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>Israel Faxx
>JN Oct. 8, 1997, Vol. 5, No. 183

Nazis Stole $8.5 Billion in Gold, Report Says

Switzerland received 85 percent of the looted gold sent abroad by Nazi Germany and may have failed to return about $3 billion worth of the stolen bullion after the World War II, according to a study from the World Jewish Congress.

Nazi Germany stole at least $8.5 billion in gold at today's prices -- about $1.5 billion more than previously believed -- from its own citizens, Europe's Jews and treasuries of the countries it occupied.

A report published Tuesday gave the first ever figure for non-monetary gold stolen from individual victims and businesses, placing it at $2.6 billion or about 30 percent of the total of Nazi looted gold. Previous estimates had placed the figure at about 10 percent.

A U.S. government report in May estimated Nazi Germany had looted $7 billion of gold at today's prices, but the new report placed the total at $8.5 billion.


Clinton: Send Netanyahu and Arafat to North Pole

By David Gollust (VOA-White House)

President Clinton held talks Tuesday with Israeli President Ezer Weizman and delivered some veiled criticism of Israel's botched assassination attempt against a senior Hamas official in Jordan two weeks ago.

Administration spokesmen had been cautious in their comments on the Sept. 25 attempt on the life of Hamas political chief Khaled Mashal. But in a photo session as he began his White House meeting with the Israeli president, Clinton left no doubt about his irritation over the incident, which has spawned a crisis between Israel and Jordan -- its closest partner in the Arab world.

"i think that Israel's struggle against terrorism is important. But it's also important to consider the consequences on people who are your allies, whatever actions you've taken. I think the important thing now for me is to try to get this peace process back on track. That's really the only way to ultimately get rid of the terrorist problems in the Middle East."

The president told Weizman he was willing to go anywhere or do anything to advance regional peace efforts. And he confirmed an Israeli account that he had jokingly suggested -- at dinner with Weizman Monday night -- that he was ready to take Israeli Prime Minister Netanyahu and Palestinian leader Yasir Arafat to the North Pole, and keep them there until they had settled their differences. "At least," Clinton said, "it would cool things down."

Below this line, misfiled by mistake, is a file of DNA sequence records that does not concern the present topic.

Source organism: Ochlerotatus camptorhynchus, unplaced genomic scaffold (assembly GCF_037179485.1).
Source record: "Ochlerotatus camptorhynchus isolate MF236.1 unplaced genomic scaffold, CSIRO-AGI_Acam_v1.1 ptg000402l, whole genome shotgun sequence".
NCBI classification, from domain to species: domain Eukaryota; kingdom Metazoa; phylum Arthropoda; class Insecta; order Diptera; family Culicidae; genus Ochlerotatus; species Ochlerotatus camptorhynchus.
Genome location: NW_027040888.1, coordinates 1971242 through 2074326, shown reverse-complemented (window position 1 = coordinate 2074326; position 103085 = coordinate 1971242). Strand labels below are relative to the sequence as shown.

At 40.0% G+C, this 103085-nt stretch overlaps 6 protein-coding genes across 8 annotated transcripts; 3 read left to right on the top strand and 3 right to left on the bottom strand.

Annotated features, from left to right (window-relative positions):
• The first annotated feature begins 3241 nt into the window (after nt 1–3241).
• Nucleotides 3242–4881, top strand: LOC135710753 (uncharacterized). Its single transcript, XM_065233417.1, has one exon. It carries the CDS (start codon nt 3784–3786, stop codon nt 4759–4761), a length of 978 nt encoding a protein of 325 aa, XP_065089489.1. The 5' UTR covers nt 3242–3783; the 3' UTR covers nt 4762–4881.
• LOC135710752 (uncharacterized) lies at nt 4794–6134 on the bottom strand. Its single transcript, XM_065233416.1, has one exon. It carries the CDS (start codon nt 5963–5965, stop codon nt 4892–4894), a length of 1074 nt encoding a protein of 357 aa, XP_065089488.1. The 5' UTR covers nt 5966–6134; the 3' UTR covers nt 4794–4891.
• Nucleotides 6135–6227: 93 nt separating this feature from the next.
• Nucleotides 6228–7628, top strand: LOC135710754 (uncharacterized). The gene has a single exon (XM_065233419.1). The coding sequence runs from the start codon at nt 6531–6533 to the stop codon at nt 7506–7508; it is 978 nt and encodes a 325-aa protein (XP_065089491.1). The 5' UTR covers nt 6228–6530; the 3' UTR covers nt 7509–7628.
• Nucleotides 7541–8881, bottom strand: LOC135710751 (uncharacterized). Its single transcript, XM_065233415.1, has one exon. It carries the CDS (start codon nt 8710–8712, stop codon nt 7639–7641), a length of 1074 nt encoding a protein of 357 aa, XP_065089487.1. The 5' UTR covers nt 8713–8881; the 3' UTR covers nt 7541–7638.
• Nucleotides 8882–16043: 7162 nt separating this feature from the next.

The Israeli president is understood to have reiterated his government's concern over what Israel says is active Russian assistance to Iran in developing long-range ballistic missiles.

White House spokesman Mike McCurry said the administration shares that concern and has raised the issue "forthrightly and directly" in high-level talks with Moscow.


Hamas Founder: Islam Does Not Allow for a Cease Fire

By Al Pessin (VOA-Jerusalem)

The freed founder and spiritual leader of the Islamic "Hamas" movement, Sheikh Ahmed Yassin, spent his first full day at home in Gaza Tuesday and, through media interviews, he offered Israel a partial truce in the short term, but no compromise in the long term.

When the sheikh received reporters at his Gaza home, he first repeated the long-standing Hamas position -- that it would offer a cease-fire in return for Israel granting all its demands. That includes the surrender of all of Gaza, the West Bank and east Jerusalem, the removal of all settlements, the return of all Palestinian refugees and the establishment of a Palestinian state.

Even then, the sheikh said, the cease-fire would be only temporary because, he said, Islam does not allow a permanent cease-fire with an enemy. Israel has repeatedly rejected that approach, which it says amounts to complete capitulation in return for virtually nothing.

But then, the sheikh offered an idea which is more in the realm of possibility. The sheikh said if Israel will stop what he called its attacks on Palestinian civilians, Hamas will do the same for Israeli civilians. He referred specifically to Israel's policies of destroying allegedly illegal houses, confiscating land for roads and other projects, and the frequent closures of the Palestinian territories.

The first two issues are among those to be discussed next week in Washington, where the United States is seeking a "timeout" to build confidence for future talks.

And speaking in Tel Aviv on Tuesday, Undersecretary of State for Economic Affairs Stuart Eizenstat offered an idea on closures. He suggested certain Palestinian workers should be permanently exempted from closures, based on their personal histories.

Israeli officials confirmed Tuesday they had received a Hamas cease-fire offer last month, but no details were provided. The offer was reportedly conveyed to Jordan's King Hussein before Israel tried to assassinate a Hamas leader in Amman, but Israel did not receive the offer until after the attempt.


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